Hampton Elms In Serious Danger

'Our Town' Logo

"Twenty Minute Killer"

"Our Town"

By James W. Tucker

Hampton Union, Thursday, August 2, 1956
Many features contribute to the air of charm and distinction borne by our town. The graceful stately elms, which shade nearly all of our streets, are by no means the least of these features. Yet our elm trees apparently are doomed eventually to vanish from the New England scene, just as the popular chestnut tree of our youth was blighted into oblivion many years ago. The scourge of our beautiful shade trees is the Dutch elm disease and it is raising particular havoc right now.

Arc We Too Late?

On Thursday, April 14, 1955 we told in this column of the inroads which this arboreal scourge was just then beginning to make on Hampton elms and of the three trees which have been lost at that time. Today, fifteen months later, many more trees have been removed and burned. Others have been marked for removal. But it may be that from a remedial standpoint we have again arrived too late with too little.

Apathy and Indifference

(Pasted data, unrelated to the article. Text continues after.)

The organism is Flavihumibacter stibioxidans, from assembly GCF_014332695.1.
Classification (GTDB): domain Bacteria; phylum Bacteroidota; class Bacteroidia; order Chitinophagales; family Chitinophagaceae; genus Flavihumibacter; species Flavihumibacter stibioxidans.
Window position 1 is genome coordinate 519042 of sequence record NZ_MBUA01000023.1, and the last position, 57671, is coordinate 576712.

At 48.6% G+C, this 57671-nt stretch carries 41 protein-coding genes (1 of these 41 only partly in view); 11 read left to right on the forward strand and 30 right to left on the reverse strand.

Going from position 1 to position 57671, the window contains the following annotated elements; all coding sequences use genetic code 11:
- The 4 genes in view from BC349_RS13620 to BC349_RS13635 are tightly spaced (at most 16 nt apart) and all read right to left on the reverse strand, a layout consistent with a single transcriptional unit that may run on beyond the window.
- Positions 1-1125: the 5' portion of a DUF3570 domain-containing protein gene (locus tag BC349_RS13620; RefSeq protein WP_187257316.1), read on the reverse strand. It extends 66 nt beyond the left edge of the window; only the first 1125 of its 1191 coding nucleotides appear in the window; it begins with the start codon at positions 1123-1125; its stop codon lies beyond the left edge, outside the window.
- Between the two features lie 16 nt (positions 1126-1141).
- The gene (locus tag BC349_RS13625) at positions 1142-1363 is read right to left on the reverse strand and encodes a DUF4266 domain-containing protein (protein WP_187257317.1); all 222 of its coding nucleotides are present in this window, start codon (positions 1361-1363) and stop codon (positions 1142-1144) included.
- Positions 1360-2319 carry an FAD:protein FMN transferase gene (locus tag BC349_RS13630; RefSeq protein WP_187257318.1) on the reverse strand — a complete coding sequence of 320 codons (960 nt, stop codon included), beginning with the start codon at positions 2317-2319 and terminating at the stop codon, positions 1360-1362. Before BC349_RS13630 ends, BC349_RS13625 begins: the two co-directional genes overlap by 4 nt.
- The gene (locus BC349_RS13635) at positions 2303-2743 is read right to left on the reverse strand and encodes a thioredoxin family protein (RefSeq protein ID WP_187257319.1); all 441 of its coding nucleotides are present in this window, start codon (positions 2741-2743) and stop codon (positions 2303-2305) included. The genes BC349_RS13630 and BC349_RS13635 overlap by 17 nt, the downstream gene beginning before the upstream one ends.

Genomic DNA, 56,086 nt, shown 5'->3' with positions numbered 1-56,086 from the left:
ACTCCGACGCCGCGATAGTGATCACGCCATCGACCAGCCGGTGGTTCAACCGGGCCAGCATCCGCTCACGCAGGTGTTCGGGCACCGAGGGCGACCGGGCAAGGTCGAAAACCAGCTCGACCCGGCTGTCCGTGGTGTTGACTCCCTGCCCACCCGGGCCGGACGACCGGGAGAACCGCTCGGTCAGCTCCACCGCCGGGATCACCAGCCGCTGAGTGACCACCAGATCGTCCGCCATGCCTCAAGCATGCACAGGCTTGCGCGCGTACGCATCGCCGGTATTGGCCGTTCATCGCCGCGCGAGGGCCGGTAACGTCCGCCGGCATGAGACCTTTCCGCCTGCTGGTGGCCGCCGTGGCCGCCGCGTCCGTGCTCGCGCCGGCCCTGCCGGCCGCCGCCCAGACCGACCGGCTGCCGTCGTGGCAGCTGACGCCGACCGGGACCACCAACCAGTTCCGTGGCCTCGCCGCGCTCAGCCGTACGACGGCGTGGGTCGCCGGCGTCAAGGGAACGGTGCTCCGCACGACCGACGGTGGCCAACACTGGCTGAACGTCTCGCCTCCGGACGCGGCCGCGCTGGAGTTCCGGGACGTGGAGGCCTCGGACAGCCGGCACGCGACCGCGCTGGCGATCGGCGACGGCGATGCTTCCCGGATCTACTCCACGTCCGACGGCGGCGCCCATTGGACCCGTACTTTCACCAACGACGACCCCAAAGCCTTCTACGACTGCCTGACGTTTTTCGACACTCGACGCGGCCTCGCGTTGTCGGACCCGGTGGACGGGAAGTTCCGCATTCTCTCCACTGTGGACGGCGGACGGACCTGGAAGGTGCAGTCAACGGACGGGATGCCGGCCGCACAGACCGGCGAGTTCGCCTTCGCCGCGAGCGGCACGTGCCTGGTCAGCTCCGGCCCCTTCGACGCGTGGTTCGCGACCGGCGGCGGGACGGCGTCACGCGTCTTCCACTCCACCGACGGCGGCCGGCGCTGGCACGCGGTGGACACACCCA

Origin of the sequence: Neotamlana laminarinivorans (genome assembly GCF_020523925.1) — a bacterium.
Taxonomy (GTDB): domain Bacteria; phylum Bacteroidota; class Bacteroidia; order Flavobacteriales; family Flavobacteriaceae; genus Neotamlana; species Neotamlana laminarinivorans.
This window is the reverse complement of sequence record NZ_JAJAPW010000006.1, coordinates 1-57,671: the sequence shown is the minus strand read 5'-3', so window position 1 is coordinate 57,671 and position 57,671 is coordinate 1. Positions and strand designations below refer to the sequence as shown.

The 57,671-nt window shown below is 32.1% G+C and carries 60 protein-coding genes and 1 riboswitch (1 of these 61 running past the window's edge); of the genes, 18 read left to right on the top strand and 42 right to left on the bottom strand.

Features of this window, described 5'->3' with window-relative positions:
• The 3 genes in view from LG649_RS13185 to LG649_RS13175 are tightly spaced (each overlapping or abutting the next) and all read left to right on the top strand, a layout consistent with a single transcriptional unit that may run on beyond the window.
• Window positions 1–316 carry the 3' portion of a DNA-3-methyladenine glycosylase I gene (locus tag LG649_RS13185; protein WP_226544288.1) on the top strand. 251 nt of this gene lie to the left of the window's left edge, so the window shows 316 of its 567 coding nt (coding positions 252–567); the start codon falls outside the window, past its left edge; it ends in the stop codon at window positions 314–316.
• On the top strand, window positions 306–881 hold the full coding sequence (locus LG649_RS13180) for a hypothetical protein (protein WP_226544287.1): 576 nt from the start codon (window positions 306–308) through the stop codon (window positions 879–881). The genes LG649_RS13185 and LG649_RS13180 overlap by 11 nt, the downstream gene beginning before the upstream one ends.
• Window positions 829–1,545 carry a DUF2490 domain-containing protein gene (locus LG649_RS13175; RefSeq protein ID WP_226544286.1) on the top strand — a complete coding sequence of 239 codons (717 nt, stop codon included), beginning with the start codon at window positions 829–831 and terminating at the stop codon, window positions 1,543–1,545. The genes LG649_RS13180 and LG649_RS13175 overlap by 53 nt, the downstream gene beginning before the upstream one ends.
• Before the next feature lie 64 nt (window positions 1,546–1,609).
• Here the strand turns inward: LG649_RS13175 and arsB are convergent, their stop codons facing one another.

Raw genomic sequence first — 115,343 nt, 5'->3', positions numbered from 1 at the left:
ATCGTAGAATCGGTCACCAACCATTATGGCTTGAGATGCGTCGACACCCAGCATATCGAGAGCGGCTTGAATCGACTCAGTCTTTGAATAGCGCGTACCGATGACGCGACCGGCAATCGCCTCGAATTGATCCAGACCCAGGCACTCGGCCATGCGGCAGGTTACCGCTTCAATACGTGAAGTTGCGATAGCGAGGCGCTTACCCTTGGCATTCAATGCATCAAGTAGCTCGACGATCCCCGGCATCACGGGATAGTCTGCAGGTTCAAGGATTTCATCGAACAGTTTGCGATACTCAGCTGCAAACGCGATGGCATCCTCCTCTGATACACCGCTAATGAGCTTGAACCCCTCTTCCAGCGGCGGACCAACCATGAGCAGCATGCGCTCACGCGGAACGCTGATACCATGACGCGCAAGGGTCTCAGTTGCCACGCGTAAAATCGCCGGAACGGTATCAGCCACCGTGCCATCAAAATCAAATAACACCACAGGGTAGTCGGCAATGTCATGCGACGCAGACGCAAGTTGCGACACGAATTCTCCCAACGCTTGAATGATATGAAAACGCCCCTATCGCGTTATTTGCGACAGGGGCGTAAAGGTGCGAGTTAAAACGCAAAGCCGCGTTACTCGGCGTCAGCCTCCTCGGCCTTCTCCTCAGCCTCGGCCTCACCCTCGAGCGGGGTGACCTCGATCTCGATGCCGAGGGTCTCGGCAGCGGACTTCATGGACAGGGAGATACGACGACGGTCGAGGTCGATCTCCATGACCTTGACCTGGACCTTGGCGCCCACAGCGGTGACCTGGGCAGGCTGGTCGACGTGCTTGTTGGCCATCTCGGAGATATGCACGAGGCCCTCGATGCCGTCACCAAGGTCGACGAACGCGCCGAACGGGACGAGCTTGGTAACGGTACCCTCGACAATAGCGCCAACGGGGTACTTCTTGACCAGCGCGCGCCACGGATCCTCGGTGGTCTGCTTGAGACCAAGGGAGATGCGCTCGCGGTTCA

Fifteen months ago we said: "As we have been writing these paragraphs about the real danger of losing all of our elm trees, we have been thinking about the incontrovertible fact that this message will be received with apathy and indifference. It will fall on deaf ears. The aesthetic side of warning will be shrugged off with the it — the sentimental aspect of this serious thought — this does not concern me personally; let the constituted authorities take care of the problem. But it does concern you personally. This is your town! These are your trees!"

Faint Hope of Interest

And we went on to write: "Even the practical aspects of the situation which involves the heavy public and private cost of taking down, trucking away and burning dead elms will not have sufficient appeal to move the average citizen. And neither will the fact that real estate values are adversely affected by the loss of shade trees. And there you are — people just don't give a little darn about the danger of the Dutch elm disease. But we have a faint hope — a very dim hope — that perhaps a few men and women who are fully conscious of their citizenship responsibilities, will read this warning, appreciate its significance and take the proper action which will result in saving our town's beautiful elms."

Unheeded Message